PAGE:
As Japan has gone, so will China?
In the 20 years after WWII Japan was the source of cheap goods for the U.S. and the world. In the 1950s, “Made in Japan” meant cheap stuff that was showing up in a lot of product categories. Then in the late 1960s and through the 1970s quality technology brands emerged; Sony, Panasonic and then Toyota and Datsun [now Nissan]. These brands changed American and global buying habits and often led the way down new paths of consumption such as VCRs, mobile music players and fuel efficient cars.
By the 1980s the major Japanese brands dominated major markets and product categories and the concept of “Japan Inc.” came into being. There was much hand wringing in the U.S. about the fact that we had lost technological leadership to Japan, that the large imbalance of payments between the two countries were unhealthy and possibly dangerous. How to deal with Japanese businessmen and the etiquette of doing so became schooled in American businesses.
Then came the recession of 1990-92 and Japan imploded economically, leading to a decade of deflation now called “the lost decade”. They lost out to the U.S in the areas of PCs and music players. South Korea started to make significant inroads on Japanese products in US market share and later the iPod made Sony and its Walkman no longer look cutting edge but dramatically behind the curve and struggling. America, which at first did not embrace Japanese cars then embraced them, went through the same process with Korean car manufacturers.
So here we are in 2010, and, for the past 15 years, China seems to have travelled down the path Japan did four decades ago. First there was cheap products with “Made in China” printed on seemingly everything.. Then there was a wave of questionable quality – does lead painted toys, deadly milk and toxic pet food ring a bell? All the time the US was wondering if everything cheap came from China, if the huge trade deficits we were running up with China might be putting us at risk. American business men were schooled on how to practice appropriate Chinese business etiquette.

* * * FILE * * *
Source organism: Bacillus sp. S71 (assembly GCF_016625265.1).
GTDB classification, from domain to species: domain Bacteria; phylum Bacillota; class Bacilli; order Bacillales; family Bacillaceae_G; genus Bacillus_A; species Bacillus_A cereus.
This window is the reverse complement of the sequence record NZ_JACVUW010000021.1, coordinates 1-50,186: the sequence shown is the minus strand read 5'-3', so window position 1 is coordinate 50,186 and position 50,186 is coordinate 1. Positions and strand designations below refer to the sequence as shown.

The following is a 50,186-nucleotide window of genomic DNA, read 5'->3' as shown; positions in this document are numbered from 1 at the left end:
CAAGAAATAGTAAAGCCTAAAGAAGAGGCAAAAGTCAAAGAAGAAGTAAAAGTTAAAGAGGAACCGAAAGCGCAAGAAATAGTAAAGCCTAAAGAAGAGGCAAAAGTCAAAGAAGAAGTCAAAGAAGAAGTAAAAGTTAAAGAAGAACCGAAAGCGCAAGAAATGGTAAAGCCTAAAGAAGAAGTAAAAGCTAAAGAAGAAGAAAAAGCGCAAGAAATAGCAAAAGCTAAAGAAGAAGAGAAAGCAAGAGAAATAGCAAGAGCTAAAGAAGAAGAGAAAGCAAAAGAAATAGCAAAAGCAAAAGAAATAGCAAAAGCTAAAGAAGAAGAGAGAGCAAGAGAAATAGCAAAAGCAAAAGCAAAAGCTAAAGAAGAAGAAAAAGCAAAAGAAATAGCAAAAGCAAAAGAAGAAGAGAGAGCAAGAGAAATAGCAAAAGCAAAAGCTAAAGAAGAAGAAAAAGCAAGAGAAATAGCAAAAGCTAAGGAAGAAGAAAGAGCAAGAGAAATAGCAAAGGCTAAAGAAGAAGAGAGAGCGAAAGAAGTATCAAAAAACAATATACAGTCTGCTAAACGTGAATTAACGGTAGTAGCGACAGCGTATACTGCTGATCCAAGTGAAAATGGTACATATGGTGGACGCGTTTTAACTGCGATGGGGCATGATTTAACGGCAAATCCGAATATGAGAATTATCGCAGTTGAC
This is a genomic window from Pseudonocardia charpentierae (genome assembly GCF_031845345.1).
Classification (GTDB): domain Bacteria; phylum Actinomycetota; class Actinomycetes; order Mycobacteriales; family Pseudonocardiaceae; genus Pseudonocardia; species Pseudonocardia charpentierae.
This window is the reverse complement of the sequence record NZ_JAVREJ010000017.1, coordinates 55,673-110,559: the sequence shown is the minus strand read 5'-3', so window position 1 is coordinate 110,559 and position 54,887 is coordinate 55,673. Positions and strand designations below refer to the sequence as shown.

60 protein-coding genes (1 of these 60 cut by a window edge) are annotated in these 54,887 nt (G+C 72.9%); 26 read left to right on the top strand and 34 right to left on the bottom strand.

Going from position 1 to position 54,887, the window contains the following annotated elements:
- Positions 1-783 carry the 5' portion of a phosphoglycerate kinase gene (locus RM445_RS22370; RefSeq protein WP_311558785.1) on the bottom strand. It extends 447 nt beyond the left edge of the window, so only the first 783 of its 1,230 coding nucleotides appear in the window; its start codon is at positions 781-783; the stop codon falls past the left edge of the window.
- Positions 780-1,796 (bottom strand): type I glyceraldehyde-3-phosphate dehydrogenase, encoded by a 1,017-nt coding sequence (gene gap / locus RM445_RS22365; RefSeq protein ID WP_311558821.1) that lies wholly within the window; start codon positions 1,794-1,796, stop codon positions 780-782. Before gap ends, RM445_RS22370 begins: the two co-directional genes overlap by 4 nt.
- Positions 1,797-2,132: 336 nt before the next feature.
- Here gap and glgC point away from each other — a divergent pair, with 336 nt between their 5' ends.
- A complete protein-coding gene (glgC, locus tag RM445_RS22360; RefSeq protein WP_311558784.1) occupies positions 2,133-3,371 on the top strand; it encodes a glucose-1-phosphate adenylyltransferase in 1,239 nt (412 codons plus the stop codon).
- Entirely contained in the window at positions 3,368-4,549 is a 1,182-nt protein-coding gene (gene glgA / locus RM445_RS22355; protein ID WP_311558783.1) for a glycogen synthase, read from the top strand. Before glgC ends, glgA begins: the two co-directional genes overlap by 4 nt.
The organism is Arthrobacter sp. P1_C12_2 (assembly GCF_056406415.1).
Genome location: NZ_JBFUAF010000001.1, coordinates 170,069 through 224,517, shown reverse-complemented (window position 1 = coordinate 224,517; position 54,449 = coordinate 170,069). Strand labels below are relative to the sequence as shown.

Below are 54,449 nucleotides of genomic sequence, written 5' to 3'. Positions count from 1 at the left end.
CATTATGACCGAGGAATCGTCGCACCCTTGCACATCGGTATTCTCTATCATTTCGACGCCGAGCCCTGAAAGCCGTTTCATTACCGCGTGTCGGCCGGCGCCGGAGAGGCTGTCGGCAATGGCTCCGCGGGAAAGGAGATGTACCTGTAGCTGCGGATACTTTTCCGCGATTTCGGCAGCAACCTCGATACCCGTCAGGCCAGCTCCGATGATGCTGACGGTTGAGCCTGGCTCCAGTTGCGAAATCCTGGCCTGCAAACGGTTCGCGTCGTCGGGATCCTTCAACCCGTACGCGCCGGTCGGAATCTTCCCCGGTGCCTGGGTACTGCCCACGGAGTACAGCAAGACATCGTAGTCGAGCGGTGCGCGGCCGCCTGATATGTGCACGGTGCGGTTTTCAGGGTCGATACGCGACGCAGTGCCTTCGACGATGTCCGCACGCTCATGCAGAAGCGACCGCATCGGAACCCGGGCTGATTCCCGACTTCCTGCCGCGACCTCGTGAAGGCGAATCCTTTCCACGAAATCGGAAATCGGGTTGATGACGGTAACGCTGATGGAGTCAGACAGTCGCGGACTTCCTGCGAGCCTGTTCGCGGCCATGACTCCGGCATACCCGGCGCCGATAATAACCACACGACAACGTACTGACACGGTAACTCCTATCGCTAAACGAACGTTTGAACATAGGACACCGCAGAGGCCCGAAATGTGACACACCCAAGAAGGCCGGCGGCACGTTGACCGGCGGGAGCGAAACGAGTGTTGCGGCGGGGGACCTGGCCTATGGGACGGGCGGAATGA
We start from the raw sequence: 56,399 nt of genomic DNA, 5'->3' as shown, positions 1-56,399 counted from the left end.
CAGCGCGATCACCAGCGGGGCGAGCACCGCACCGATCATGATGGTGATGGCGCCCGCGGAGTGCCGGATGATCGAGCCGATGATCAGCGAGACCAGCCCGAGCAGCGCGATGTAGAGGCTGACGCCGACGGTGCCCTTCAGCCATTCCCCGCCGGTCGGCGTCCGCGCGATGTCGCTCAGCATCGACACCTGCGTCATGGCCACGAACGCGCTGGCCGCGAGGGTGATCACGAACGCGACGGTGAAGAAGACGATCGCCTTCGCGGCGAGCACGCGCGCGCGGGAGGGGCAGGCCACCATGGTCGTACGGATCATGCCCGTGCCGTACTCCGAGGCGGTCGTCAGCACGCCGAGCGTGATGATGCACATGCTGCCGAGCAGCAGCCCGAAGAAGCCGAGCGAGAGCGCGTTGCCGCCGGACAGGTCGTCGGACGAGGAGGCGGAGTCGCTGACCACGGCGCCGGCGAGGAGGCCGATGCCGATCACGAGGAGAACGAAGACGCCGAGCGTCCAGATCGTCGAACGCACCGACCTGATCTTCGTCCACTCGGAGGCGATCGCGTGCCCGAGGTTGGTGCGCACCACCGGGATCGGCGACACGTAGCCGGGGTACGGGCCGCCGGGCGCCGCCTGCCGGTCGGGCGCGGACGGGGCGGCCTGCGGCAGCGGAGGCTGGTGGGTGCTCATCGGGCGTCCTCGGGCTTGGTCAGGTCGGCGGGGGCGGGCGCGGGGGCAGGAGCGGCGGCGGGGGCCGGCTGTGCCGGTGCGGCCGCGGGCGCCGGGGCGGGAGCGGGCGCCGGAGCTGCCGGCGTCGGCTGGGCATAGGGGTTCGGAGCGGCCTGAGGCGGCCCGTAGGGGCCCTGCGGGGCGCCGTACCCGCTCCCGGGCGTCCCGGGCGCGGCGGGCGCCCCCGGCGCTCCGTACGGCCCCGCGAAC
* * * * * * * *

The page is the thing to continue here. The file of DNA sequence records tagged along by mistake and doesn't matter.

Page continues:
The US is now buying high tech products from China such as batteries, parts for wind turbines and soon, cars. We wonder if we are losing the high tech battle with China, in this case around the next hugely big thing, alternative energy technology. Does this sound familiar? Certainly to we baby boomers who have lived through the last four decades of the 20th century.
Here is the interesting question: will China go the way of Japan? The centralized authority of “Japan Inc.” is now acknowledged to be one of the causes of the ‘lost decade’ as centralized and insular power listened to its own music and lost its way. The Google – China situation and the larger Internet censorship issue that China is struggling with certainly feels like institutionalized, nationalistic myopia that infected Japan 20 years ago. Will this insular, strongly nationalistic process of decision making set up China for a fall?
China of course has 20% of humanity as citizens so it is much larger than Japan. That said, it is obviously a less homogenous culture than Japan. It has unique – and large – problems. All that said it is quite striking how similar, at least from a US perspective, the paths of Japan in the last third of the 20th century and China now, seem to be.
In the 1990s, the ‘lost decade’ of Japan, the U.S. became absolutely dominant in computing and Internet based technology. In the 2000s the US led the way with new entertainment gadgets and ways of connected communications. This was due to incredible entrepreneurship and innovation. Will the Transformation Decade of 2010-2020 be the time that China is ascendant? Will the US step up in the new area of alternative energy technology and continue its dominance in the disintermediating social communications area? Will the US again have a surge of innovation and creative entrepreneurship? Will China follow the historical arch of Japan?
The answer will reveal itself in the coming months and years.